Abby hasn’t “lost” her autism. Her brain is still neurologically malformed. She’s still got the callus on her arm from all the biting. She still bites occasionally when she gets frustrated. But now it’s not for hours, it’s for minutes or seconds. She can calm herself now, something impossible before. She’s happy and can function. And she, as she always had been, is loved.
This was when Jennifer Conforti became the activist she is today. At the time, Georgia didn’t allow for medical cannabis. A longtime Republican, the issue drove her more and more into the Libertarian camp.
“I hate that these men and women voted into power can choose what I can or can’t give to my child,” she says.
In 2016, she traveled to the state capital building in Atlanta to meet with Allan Peake, a legislator from Macon who was in the forefront of getting the medical cannabis laws changed. Inspired by her story, Peake convinced Conforti to testify before a House Committee hearing, even going so far as to secure the promise from the head of the Georgia Division of Family and Children Services that he would not pursue any related matter in regard to the Confortis.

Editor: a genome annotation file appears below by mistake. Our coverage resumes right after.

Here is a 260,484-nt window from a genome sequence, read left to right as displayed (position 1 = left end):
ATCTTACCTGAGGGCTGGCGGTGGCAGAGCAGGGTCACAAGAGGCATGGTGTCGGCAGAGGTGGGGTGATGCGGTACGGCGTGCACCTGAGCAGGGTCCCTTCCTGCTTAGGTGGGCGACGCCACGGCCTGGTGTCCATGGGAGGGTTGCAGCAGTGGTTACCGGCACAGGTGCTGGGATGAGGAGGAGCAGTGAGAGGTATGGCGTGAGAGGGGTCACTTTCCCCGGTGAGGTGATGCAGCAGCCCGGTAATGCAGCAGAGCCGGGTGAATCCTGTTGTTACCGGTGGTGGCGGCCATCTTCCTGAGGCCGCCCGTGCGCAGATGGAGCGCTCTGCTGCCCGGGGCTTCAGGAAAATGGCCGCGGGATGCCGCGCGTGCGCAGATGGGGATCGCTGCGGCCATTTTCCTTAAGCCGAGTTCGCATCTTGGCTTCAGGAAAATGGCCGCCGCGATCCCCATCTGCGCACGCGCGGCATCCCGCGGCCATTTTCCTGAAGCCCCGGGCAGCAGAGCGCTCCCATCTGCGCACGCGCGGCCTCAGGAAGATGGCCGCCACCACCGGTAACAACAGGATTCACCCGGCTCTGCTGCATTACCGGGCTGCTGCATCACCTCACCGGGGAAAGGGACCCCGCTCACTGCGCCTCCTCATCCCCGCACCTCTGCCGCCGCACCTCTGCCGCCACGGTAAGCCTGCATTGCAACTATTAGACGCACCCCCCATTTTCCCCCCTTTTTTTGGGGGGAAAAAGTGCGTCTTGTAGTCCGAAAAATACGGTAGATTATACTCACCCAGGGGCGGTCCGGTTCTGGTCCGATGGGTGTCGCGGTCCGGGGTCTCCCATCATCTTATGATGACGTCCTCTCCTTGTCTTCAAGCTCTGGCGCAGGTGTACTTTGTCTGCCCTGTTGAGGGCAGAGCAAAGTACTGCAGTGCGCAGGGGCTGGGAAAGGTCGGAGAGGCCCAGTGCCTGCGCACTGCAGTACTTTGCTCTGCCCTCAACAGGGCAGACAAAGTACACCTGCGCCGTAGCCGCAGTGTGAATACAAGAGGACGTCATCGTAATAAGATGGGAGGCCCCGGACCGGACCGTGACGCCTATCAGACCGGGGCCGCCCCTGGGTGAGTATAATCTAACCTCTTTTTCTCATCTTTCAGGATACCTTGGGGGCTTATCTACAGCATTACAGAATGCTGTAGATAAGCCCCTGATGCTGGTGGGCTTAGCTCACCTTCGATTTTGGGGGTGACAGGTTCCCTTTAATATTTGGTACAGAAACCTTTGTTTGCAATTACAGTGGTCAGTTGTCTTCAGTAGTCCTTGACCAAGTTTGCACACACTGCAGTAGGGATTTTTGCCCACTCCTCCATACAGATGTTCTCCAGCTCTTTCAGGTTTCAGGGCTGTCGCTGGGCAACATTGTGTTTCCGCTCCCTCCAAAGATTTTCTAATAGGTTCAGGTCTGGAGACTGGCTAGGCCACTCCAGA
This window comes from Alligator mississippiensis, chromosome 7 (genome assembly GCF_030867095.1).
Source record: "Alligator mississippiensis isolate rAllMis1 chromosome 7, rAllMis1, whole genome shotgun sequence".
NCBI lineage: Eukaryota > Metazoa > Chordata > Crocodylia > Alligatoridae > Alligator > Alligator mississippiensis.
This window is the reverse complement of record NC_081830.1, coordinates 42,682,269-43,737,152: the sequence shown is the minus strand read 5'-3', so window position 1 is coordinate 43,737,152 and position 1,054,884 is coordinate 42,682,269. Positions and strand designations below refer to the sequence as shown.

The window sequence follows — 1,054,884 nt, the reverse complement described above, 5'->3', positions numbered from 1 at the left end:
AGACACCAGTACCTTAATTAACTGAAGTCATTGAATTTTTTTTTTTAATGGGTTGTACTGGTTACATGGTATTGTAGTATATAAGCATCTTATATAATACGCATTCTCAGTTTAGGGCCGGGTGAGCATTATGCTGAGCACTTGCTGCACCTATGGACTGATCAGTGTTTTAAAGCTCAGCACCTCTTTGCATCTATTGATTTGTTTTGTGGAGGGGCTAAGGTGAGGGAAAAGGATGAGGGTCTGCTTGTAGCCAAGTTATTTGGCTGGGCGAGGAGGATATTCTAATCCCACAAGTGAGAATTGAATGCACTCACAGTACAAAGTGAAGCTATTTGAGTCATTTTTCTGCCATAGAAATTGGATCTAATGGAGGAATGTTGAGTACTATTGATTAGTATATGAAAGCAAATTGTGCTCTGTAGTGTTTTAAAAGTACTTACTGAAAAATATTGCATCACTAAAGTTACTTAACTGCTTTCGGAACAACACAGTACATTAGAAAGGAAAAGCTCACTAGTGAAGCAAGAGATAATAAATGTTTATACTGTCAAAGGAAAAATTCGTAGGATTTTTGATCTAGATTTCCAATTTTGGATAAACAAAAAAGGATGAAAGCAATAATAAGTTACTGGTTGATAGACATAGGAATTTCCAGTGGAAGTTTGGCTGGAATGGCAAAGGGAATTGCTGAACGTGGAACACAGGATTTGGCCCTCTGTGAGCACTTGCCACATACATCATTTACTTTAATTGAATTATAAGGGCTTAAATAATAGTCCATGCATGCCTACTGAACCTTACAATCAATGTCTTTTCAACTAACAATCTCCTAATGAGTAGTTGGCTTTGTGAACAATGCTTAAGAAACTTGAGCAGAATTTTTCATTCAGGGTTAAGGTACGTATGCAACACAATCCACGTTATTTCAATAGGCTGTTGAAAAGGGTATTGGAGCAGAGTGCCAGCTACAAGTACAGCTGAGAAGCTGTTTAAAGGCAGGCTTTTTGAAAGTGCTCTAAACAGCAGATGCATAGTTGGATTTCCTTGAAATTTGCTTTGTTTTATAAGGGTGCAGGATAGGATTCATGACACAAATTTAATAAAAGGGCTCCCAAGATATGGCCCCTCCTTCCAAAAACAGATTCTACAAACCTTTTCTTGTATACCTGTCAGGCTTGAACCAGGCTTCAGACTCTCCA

In 2017, autism was finally recognized in Georgia as a legitimate condition that could be treated legally with cannabis, but the problem now was that even though it was legal to possess, there was still no safe way to acquire it. The production and sale of it were still outlawed.
After Jennifer’s testimony in 2016, she met a massive network of parents in situations similar to hers, and they all suggested that she needed to speak with her State Senator, in order to make the first steps in getting the accessibility laws changed.
So she made an appointment to meet with State Senator Marty Harbin. She was not impressed.